Home  >  Magazine  >  Issue 59 (Spring 2016) : Apr/May 2016  > Columns  >  Market Watch  >  Ebisu Marche


Market Watch

By Joan Bailey

Ebisu Marche


One of Tokyo’s loveliest little markets is Ebisu Marche. Part of the Marche Japon movement that started in 2009, Ebisu Marche first came on the scene as a bi-monthly market with roughly 20 vendors under half as many tents.

There is a new emphasis on organic products and foods, along with regular themed markets such as French and Italian market months. The usual selection of breads, cheeses and heirloom varieties of vegetables from the region, plus special items, have helped the Ebisu Marche double in size and become one of the city’s few weekly markets.

Snuggled under the atrium of Ebisu Garden Place, the market’s signature red tents and overflowing tables are a cheery sight signaling that foody adventures await. Growers and producers come from near and far but always with the best their fields and furrows have to offer.

Early summer visitors will find Yamaguchi Farm from Kagoshima with amanatsu, a bittersweet citrus perfect for making marmalade, as well as maitake mushrooms still attached to the growing medium. Indeed, they are some of the freshest fungi around.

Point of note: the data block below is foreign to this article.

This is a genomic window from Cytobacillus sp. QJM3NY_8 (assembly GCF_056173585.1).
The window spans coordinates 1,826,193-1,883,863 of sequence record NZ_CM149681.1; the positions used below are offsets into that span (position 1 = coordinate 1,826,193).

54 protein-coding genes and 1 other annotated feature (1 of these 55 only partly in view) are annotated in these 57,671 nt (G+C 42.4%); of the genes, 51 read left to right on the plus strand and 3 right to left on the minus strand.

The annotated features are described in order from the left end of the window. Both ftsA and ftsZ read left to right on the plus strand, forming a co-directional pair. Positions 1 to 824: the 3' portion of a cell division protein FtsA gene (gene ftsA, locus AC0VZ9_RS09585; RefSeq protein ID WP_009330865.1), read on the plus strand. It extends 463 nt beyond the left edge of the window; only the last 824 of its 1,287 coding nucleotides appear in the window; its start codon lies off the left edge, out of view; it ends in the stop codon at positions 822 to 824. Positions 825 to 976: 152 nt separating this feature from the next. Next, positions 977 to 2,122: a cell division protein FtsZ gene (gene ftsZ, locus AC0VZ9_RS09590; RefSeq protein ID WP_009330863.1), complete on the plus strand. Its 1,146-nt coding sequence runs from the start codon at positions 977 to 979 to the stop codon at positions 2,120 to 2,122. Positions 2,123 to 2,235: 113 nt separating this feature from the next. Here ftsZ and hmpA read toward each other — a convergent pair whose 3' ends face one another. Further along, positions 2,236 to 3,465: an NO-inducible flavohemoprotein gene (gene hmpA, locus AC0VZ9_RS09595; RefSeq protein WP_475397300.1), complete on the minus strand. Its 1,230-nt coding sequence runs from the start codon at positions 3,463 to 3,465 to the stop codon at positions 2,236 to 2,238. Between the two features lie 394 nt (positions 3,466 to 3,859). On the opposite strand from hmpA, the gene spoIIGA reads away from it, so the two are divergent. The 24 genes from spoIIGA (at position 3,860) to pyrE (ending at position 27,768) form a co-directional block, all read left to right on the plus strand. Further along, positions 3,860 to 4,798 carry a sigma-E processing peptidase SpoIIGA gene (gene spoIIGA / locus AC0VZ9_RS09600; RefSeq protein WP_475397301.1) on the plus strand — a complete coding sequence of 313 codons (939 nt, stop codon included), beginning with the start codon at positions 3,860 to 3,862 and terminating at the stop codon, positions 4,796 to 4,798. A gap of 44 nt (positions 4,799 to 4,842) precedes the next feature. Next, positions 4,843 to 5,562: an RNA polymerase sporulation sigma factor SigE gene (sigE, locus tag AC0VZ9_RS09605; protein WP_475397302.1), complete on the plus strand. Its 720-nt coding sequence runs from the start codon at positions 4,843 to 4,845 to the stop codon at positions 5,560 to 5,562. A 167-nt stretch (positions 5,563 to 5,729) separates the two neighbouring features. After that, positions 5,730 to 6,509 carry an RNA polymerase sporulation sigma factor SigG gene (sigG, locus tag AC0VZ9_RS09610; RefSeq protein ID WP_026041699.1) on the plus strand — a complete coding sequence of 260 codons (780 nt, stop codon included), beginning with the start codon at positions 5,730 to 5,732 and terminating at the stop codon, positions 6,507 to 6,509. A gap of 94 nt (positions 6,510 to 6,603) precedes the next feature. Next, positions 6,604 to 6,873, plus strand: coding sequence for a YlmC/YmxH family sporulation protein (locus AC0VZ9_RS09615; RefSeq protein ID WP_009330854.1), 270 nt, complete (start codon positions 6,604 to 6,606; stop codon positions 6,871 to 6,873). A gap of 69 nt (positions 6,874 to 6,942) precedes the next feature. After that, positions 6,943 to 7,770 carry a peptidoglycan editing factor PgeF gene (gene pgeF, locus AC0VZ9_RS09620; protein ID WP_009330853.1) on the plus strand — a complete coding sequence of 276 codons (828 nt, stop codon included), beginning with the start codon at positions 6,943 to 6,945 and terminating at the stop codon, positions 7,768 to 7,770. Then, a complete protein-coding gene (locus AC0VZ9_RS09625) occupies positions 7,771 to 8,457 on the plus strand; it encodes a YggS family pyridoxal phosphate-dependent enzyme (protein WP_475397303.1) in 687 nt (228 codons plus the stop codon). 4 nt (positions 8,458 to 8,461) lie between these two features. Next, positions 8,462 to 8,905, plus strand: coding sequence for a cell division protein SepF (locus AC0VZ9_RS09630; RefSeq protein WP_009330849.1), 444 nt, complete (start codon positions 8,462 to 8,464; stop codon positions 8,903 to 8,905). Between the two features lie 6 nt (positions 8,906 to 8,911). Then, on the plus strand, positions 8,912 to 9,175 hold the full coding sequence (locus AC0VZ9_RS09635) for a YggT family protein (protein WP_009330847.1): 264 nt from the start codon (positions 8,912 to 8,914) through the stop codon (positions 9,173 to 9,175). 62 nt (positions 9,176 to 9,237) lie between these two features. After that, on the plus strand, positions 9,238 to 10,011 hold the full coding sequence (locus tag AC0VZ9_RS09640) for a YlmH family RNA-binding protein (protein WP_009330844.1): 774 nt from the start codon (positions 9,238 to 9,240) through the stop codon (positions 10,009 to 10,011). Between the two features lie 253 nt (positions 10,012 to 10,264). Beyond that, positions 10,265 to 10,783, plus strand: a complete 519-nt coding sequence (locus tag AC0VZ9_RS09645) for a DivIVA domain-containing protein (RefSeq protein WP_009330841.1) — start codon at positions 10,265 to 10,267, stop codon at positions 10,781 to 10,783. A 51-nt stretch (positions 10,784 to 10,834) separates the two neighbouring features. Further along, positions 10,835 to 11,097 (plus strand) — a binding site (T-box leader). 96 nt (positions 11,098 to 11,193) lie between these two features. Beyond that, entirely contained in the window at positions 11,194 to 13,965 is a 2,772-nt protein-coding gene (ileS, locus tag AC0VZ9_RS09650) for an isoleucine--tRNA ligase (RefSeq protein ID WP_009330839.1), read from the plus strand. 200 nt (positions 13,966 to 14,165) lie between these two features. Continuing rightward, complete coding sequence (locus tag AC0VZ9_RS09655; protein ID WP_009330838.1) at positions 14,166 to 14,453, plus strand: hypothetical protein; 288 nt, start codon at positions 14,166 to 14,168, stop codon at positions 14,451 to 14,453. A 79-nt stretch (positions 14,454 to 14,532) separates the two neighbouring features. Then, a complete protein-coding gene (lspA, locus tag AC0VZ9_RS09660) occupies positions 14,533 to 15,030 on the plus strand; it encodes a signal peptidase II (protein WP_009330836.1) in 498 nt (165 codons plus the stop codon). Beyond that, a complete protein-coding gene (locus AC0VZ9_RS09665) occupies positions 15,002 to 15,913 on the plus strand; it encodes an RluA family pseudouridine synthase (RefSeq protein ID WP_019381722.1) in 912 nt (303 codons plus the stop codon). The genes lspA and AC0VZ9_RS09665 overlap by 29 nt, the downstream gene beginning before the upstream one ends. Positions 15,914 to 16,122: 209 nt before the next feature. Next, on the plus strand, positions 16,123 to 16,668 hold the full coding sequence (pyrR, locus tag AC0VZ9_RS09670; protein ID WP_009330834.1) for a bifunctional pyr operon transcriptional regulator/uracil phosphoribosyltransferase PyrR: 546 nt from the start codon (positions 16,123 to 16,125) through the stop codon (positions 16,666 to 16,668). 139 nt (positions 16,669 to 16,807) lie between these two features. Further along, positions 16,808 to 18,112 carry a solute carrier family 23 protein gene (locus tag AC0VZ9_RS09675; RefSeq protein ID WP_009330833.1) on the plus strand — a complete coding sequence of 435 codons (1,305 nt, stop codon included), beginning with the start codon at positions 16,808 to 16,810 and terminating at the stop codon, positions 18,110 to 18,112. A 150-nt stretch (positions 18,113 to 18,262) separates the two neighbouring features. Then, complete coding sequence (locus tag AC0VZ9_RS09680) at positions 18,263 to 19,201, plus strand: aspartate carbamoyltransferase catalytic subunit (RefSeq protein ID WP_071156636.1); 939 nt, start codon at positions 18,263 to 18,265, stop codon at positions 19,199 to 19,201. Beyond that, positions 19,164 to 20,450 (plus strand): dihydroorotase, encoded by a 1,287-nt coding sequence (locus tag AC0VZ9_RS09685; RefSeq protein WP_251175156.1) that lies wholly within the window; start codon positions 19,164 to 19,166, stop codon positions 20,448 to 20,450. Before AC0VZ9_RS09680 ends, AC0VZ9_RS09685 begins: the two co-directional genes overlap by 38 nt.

Growers from closer in include Insect Farm from Chiba more than ready to describe in detail recipes for their careful displays of zucchini and tomatoes along with the merits of other veggies.

Regular visitors will almost always be able to find farmers from the Okutama region bringing their wares year round. Their winter greens and jewel-toned daikon in all shapes and sizes are a feast for the eyes as well as the nabe pot, and in summer their tomatoes and eggplant are some of the best around. Jam, honey and pickles are, of course, nearly always to be found, although early-to- mid-summer is a perfect time to find garlic, potatoes, sprigs of fresh basil and pretty little mountains of summer squash and zucchini. It is also worth perusing the various tables not just for mini-tomatoes fresh from the vine, but also for their dried counterparts (sampling is highly recommended).

Candy never tasted so good. A very nice array of bakers provide a wonderful assortment of savory as well as sweet items for toting home or enjoying while seated on one of the many benches scattered about the market. Those wanting something hot on the spot need not look further than the food carts before settling in at the ample seating provided nearby.

Only steps away from the Tokyo Metropolitan Museum of Photography, it seems natural the Ebisu Marche also added artisans to the weekly mix. While food remains the centerpiece of the market, approximately 15 tents ring the edges, featuring craftsmen and women showcasing their creations and talking with potential buyers.

Photographers, illustrators, weavers and carvers join other artisans to discuss their work and share stories. Without a doubt there is something for everyone.

Ebisu Marche
Nearest Station: JR Ebisu
Directions: Take the moving walkway and head for Ebisu Garden Place.
Open: Every Sunday, 11 a.m. to 5 p.m.